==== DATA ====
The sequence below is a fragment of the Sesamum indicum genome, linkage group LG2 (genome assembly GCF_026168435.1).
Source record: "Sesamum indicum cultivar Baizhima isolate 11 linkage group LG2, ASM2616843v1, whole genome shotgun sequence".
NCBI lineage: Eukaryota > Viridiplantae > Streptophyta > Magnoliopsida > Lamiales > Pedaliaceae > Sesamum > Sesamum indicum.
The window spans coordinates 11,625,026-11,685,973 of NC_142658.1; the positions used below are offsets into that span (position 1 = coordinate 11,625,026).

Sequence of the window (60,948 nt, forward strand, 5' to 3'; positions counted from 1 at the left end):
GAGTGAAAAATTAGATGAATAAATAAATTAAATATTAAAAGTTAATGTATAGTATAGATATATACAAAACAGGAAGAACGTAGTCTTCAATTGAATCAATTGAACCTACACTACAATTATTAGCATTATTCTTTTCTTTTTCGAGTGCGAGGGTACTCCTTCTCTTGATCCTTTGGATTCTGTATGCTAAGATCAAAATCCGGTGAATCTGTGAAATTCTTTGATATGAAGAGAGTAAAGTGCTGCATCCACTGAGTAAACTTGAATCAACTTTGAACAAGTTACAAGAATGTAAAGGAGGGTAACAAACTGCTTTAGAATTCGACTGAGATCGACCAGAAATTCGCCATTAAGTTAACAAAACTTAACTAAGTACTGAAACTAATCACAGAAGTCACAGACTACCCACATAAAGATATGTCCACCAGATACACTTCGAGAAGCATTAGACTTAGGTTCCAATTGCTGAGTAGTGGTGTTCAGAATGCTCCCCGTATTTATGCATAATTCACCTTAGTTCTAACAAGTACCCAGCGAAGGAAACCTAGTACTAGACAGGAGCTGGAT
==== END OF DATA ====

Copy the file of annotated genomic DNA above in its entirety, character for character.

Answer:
The sequence below is a fragment of the Sesamum indicum genome, linkage group LG2 (genome assembly GCF_026168435.1).
Source record: "Sesamum indicum cultivar Baizhima isolate 11 linkage group LG2, ASM2616843v1, whole genome shotgun sequence".
NCBI lineage: Eukaryota > Viridiplantae > Streptophyta > Magnoliopsida > Lamiales > Pedaliaceae > Sesamum > Sesamum indicum.
The window spans coordinates 11,625,026-11,685,973 of NC_142658.1; the positions used below are offsets into that span (position 1 = coordinate 11,625,026).

Sequence of the window (60,948 nt, forward strand, 5' to 3'; positions counted from 1 at the left end):
GAGTGAAAAATTAGATGAATAAATAAATTAAATATTAAAAGTTAATGTATAGTATAGATATATACAAAACAGGAAGAACGTAGTCTTCAATTGAATCAATTGAACCTACACTACAATTATTAGCATTATTCTTTTCTTTTTCGAGTGCGAGGGTACTCCTTCTCTTGATCCTTTGGATTCTGTATGCTAAGATCAAAATCCGGTGAATCTGTGAAATTCTTTGATATGAAGAGAGTAAAGTGCTGCATCCACTGAGTAAACTTGAATCAACTTTGAACAAGTTACAAGAATGTAAAGGAGGGTAACAAACTGCTTTAGAATTCGACTGAGATCGACCAGAAATTCGCCATTAAGTTAACAAAACTTAACTAAGTACTGAAACTAATCACAGAAGTCACAGACTACCCACATAAAGATATGTCCACCAGATACACTTCGAGAAGCATTAGACTTAGGTTCCAATTGCTGAGTAGTGGTGTTCAGAATGCTCCCCGTATTTATGCATAATTCACCTTAGTTCTAACAAGTACCCAGCGAAGGAAACCTAGTACTAGACAGGAGCTGGAT